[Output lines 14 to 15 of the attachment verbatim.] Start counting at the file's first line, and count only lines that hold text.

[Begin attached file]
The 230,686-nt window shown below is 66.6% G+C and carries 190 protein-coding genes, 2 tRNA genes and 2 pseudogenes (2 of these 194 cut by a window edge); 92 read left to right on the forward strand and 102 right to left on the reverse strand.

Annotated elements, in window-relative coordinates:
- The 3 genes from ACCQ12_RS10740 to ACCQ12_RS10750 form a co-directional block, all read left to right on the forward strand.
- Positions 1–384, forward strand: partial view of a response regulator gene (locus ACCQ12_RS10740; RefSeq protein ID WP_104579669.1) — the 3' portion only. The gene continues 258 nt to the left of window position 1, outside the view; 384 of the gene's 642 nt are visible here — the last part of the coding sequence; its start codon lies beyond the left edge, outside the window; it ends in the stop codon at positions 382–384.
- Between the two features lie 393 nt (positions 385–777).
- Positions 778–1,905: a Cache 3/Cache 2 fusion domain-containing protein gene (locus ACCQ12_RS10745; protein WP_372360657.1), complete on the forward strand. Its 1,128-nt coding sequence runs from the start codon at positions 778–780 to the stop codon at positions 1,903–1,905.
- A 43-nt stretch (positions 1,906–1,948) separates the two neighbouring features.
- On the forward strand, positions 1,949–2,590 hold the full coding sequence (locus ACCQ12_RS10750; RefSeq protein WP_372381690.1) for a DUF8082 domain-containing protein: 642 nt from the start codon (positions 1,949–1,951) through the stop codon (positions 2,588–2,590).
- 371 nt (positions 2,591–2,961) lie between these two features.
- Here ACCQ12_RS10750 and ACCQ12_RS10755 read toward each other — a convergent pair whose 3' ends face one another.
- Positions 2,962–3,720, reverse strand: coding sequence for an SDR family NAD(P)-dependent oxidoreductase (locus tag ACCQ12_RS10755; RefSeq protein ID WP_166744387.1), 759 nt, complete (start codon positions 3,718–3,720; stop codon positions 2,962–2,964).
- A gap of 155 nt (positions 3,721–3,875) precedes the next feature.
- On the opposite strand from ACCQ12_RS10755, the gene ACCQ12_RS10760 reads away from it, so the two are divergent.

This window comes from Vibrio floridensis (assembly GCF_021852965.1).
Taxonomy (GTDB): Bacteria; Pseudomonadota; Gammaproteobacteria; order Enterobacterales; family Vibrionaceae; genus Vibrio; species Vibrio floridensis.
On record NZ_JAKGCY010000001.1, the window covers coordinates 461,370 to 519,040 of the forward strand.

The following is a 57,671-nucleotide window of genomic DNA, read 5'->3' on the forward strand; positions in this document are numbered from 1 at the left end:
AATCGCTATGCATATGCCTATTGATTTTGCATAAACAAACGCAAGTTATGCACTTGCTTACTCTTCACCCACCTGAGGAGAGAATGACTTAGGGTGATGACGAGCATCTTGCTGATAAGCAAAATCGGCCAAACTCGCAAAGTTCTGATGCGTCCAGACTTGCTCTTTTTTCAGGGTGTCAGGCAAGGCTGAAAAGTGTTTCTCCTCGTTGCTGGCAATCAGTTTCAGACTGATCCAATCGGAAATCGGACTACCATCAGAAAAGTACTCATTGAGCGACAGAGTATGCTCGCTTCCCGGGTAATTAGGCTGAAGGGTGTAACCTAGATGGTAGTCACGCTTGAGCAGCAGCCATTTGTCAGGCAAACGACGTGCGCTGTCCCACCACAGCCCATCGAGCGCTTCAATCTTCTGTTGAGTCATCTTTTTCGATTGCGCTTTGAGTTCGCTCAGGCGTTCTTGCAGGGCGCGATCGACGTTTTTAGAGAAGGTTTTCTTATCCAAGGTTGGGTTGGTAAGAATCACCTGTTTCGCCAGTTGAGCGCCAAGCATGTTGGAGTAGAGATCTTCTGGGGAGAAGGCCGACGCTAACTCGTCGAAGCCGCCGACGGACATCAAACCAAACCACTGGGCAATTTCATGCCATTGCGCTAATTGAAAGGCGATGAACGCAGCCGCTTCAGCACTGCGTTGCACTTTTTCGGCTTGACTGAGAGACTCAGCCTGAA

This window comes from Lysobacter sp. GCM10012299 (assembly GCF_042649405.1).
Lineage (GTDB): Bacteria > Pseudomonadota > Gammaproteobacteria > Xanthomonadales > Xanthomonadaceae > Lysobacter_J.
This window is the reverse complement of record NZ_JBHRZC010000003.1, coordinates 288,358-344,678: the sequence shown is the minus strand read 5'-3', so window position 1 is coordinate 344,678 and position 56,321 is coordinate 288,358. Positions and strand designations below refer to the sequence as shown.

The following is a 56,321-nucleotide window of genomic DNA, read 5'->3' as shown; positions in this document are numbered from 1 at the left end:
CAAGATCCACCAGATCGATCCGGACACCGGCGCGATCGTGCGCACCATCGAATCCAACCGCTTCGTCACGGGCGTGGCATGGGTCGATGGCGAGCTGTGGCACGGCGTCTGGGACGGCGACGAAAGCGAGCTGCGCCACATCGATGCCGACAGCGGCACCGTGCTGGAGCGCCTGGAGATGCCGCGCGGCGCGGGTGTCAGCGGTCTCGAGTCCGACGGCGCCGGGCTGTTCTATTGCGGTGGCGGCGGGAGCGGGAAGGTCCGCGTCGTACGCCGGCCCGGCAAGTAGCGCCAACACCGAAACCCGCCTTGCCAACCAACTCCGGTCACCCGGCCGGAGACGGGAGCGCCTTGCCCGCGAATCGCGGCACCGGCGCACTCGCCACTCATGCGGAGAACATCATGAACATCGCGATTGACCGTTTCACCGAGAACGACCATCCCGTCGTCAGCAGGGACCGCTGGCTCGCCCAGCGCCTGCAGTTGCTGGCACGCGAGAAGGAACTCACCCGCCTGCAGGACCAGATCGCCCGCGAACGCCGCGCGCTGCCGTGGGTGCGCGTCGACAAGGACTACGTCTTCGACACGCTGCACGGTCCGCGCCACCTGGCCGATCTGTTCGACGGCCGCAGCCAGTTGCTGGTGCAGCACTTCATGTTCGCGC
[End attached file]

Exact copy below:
This window comes from Vibrio floridensis (assembly GCF_021852965.1).
Taxonomy (GTDB): Bacteria; Pseudomonadota; Gammaproteobacteria; order Enterobacterales; family Vibrionaceae; genus Vibrio; species Vibrio floridensis.